For them, there will not be a single word of rebuke, not a single charge laid to their account, not a single moment of terror. Only the joyful words of the King: Come, you blessed of My Father, inherit the kingdom prepared for you from the foundation of the world! Indeed, how could there be any charge against these Christians? As Paul says to the Romans: Who shall bring a charge against God’s elect? It is God who justifies. Who is he who condemns? It is Christ who died, and furthermore is also risen, who is even at the right hand of God, who also makes intercession for us. This same Jesus who died, this same Jesus who rose again, this same Jesus who now reigns at the right hand of God and makes intercession for His people will be the Judge on the Day of Judgment. We already know Him as our Savior and our Advocate before God. He will not change on Judgment Day.

Then, after hearing nothing about their sins, after hearing only the blessed verdict already pronounced, the saints will also hear the King announce before all the evidence of their faith, the deeds of love that God worked through them during their life. In this parable, Jesus focuses entirely on deeds of compassion that Christians did for fellow Christians in this life, because they were fellow Christians: I was hungry and you gave Me food; I was thirsty and you gave Me drink; I was a stranger and you took Me in; I was naked and you clothed Me; I was sick and you visited Me; I was in prison and you came to Me. And inasmuch as you did it to one of the least of these My brethren, you did it to Me. The brothers of Christ are not all people; they are Christians.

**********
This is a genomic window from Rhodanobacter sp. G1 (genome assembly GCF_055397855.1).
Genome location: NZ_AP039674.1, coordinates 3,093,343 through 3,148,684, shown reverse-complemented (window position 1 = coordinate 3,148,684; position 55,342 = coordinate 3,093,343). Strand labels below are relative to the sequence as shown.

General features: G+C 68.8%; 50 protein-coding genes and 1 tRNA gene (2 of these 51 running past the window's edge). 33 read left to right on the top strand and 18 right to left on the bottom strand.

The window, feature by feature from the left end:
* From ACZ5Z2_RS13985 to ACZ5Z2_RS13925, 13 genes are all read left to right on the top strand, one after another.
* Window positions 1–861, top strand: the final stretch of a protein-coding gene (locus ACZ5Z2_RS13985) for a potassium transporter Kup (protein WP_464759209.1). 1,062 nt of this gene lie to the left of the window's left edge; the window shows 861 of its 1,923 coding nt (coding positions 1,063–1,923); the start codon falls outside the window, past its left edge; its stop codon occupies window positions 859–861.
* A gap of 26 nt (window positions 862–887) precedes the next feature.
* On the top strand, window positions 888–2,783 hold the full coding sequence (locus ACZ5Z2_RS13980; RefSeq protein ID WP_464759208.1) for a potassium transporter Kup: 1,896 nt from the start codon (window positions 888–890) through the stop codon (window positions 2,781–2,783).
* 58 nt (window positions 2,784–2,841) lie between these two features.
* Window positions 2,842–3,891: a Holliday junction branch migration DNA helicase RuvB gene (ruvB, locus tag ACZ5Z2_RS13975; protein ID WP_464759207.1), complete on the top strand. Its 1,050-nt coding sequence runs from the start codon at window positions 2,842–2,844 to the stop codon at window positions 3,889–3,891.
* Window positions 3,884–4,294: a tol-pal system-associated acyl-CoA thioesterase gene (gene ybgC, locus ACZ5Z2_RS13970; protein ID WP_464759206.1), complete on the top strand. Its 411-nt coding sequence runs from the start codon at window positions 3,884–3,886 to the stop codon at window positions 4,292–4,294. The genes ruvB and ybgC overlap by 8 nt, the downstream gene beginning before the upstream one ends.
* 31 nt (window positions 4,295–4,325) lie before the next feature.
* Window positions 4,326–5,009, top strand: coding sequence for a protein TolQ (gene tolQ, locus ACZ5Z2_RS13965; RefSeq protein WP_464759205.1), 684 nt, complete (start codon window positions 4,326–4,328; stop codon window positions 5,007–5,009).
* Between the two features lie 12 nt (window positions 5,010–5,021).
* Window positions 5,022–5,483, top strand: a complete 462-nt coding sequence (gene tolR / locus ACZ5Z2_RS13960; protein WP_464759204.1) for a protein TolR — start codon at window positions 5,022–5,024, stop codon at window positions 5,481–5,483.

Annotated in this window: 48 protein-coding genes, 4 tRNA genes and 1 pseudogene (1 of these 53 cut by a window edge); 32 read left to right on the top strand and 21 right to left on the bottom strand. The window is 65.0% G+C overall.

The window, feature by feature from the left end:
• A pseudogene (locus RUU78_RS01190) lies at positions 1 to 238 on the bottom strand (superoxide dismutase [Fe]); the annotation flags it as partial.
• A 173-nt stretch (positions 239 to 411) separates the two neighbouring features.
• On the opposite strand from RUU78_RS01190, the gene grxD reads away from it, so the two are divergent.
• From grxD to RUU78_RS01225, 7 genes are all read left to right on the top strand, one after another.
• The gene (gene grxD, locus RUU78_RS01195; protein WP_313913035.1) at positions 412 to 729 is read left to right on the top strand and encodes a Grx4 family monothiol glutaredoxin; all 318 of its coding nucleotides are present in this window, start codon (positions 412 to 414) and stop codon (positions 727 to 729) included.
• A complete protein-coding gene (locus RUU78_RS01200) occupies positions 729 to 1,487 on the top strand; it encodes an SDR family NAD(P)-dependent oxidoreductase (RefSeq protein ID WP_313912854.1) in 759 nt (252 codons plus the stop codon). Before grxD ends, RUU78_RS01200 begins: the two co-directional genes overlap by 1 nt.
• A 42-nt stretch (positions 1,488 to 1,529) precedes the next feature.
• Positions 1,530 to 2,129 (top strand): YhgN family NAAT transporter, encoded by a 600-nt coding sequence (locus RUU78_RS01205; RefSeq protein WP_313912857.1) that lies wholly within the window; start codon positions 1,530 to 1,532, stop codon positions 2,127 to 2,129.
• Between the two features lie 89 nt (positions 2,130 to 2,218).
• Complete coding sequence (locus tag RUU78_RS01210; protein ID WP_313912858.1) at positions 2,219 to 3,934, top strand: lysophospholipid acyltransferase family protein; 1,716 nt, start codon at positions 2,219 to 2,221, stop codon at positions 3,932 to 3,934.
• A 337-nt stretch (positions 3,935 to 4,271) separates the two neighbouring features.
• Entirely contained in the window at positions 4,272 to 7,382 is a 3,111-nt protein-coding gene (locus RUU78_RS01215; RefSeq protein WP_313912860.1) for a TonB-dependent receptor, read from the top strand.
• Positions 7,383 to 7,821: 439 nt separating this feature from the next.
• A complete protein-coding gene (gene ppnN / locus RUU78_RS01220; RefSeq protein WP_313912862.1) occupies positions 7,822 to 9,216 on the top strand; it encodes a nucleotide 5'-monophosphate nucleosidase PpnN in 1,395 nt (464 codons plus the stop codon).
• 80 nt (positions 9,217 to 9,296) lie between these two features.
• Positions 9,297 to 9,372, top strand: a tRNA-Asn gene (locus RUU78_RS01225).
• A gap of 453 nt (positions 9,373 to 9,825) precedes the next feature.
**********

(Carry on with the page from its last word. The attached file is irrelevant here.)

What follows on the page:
Jesus said similar things earlier in Matthew’s Gospel as He spoke to His apostles: He who receives you receives Me, and he who receives Me receives Him who sent Me. He who receives a prophet in the name of a prophet shall receive a prophet’s reward. And he who receives a righteous man in the name of a righteous man shall receive a righteous man’s reward. And whoever gives one of these little ones only a cup of cold water in the name of a disciple, assuredly, I say to you, he shall by no means lose his reward.

Now, Jesus could have mentioned all the works of love and obedience that flow from faith: “You prayed to Me for help. You loved preaching and My Word. You took care of your pastor, whom I sent to you. You honored your father and mother, you honored marriage, you helped your neighbor to keep his property and income, you spoke up for your neighbor when others were lying about him. You were content with the life I gave you. You bore the cross patiently and suffered for My name’s sake.” All these things are also works that God highly values. But Jesus chose to mention those works of compassion done for fellow Christians in order to emphasize this truth: everyone, down to the littlest child or the poorest beggar, who bears the name “Christian”—every baptized believer—is precious to Christ and will be acknowledged by Christ on the Last Day.